If you have ~3 hours of light you may have some success growing spinach or lettuce. Generally, just think of shaded forest floors, there will be lots of hardy perennial plants which grow there. Ferns will thrive in a space like this; Ivy can be grown in hanging pots to grow as a trailing plant. Caladiums and Coleus will add some texture and colour too.

2. Prepare for windy conditions

One of the biggest problems you may have are the strong winds which are characteristic of high-rise balconies. A gentle breeze is good for plants, strengthening their stems and roots, but strong wind can damage plants and quickly dehydrate the plants and the soil.

Depending on the set-up you have and the freedom you have with altering your balcony, how you can deal with strong winds will vary. The first option you should consider is creating a windbreak, this is any form of barrier which will let some air through but prevent strong gusts from coming through. Mesh or slatted screens work best: they will allow light to filter in but tame the winds.

You will have to find a way to secure these with the right fixings so they themselves are not damaged or displaced by the wind. Slatted screens or trellis can be used to grow climbing plants like Jasmine to create some shade.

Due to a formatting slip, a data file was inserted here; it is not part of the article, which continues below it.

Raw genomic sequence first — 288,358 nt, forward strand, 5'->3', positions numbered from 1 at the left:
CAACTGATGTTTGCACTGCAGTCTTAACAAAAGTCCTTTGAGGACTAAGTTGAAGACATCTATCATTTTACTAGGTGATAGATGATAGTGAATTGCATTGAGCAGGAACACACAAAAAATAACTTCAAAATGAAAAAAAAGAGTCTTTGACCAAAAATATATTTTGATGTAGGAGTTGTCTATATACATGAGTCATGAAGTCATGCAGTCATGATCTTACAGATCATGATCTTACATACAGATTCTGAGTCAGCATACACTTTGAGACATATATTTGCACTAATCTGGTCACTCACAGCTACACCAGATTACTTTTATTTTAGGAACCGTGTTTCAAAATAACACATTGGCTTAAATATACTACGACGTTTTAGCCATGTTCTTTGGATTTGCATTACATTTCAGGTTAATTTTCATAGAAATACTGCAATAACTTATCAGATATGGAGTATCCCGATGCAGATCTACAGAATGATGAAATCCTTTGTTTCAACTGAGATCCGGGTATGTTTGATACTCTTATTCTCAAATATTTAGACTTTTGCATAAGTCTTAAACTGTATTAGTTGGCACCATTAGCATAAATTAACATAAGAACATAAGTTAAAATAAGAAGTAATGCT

If you’re unable to make any alterations, you could use a living windbreak. Using Boxwood, Rosemary or Holly, you can create a hardy windbreak to diffuse strong winds. One caveat is that you will need to use larger, heavy containers so they themselves are not knocked over in the wind, this may be a problem if you don’t have much space to work with. If you do use a natural windbreak, remember they will create a lot of shade, so this will affect what you can grow behind them.

Rosemary can act as a living windbreaker,
Rosemary or other hardy plants can act as a natural windbreaker.

The last option, if you can’t erect a screen or natural windbreak is to grow hardy, wind tolerant plants. There are lots of options, here are some examples: Mondo Grass, Japanese Anemone, Carex Grass, Cordyline, Bamboo, Heather, Holly and Dwarf Mountain Pine.

3. Use the right containers and compost

As mentioned previously, balcony gardens can face severely windy conditions and also scorching summers, both of which will dry out your plants and compost. Outside of choosing more drought tolerant, hardier plants, there are some steps you can take to make sure that this doesn’t cause too many issues.

Firstly, you'll want to avoid using a peat-based compost (not only because of it's environmental impact), but because it's very light when it dries out. This can make many plants top heavy, which could make them easier to blow over. Peat-based composts are also harder to rehydrate when they dry out. Instead, use a soil-based compost which will retain more weight and has a greater water holding capacity.

When it comes to choosing containers, the biggest rookie mistake is to use lots of smaller nursery pots. Not only are these easier to knock over, but they also dry out more quickly. We recommend pots which have a greater depth and width, this way they will hold a greater volume of compost and more moisture. If you want to save compost and add more drainage, add some small stones/rocks into the bottom of your pots before adding compost.